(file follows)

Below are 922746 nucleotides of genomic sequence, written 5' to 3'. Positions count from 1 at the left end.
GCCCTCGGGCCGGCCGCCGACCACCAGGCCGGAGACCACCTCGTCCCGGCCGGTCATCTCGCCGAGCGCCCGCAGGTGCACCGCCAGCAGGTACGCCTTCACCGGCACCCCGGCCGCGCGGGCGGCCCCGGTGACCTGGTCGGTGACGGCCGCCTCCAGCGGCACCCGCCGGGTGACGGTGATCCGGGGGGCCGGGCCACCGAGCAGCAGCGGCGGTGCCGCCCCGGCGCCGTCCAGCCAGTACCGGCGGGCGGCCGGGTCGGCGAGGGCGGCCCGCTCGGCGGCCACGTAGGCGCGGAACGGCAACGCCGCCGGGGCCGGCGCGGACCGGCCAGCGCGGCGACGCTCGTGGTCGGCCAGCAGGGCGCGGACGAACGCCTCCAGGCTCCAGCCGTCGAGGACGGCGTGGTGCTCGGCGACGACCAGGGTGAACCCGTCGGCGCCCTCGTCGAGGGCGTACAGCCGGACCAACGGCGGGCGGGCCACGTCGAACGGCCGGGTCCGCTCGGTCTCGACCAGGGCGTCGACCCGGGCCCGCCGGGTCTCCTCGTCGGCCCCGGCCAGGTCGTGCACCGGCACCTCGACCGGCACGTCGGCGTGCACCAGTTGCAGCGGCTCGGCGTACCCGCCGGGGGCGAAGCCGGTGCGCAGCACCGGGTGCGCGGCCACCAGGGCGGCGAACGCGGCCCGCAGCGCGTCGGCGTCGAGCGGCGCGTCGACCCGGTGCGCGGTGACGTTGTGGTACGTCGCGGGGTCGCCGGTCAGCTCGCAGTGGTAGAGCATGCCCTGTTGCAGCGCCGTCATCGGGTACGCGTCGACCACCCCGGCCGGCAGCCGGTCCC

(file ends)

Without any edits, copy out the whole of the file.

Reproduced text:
Below are 922746 nucleotides of genomic sequence, written 5' to 3'. Positions count from 1 at the left end.
GCCCTCGGGCCGGCCGCCGACCACCAGGCCGGAGACCACCTCGTCCCGGCCGGTCATCTCGCCGAGCGCCCGCAGGTGCACCGCCAGCAGGTACGCCTTCACCGGCACCCCGGCCGCGCGGGCGGCCCCGGTGACCTGGTCGGTGACGGCCGCCTCCAGCGGCACCCGCCGGGTGACGGTGATCCGGGGGGCCGGGCCACCGAGCAGCAGCGGCGGTGCCGCCCCGGCGCCGTCCAGCCAGTACCGGCGGGCGGCCGGGTCGGCGAGGGCGGCCCGCTCGGCGGCCACGTAGGCGCGGAACGGCAACGCCGCCGGGGCCGGCGCGGACCGGCCAGCGCGGCGACGCTCGTGGTCGGCCAGCAGGGCGCGGACGAACGCCTCCAGGCTCCAGCCGTCGAGGACGGCGTGGTGCTCGGCGACGACCAGGGTGAACCCGTCGGCGCCCTCGTCGAGGGCGTACAGCCGGACCAACGGCGGGCGGGCCACGTCGAACGGCCGGGTCCGCTCGGTCTCGACCAGGGCGTCGACCCGGGCCCGCCGGGTCTCCTCGTCGGCCCCGGCCAGGTCGTGCACCGGCACCTCGACCGGCACGTCGGCGTGCACCAGTTGCAGCGGCTCGGCGTACCCGCCGGGGGCGAAGCCGGTGCGCAGCACCGGGTGCGCGGCCACCAGGGCGGCGAACGCGGCCCGCAGCGCGTCGGCGTCGAGCGGCGCGTCGACCCGGTGCGCGGTGACGTTGTGGTACGTCGCGGGGTCGCCGGTCAGCTCGCAGTGGTAGAGCATGCCCTGTTGCAGCGCCGTCATCGGGTACGCGTCGACCACCCCGGCCGGCAGCCGGTCCC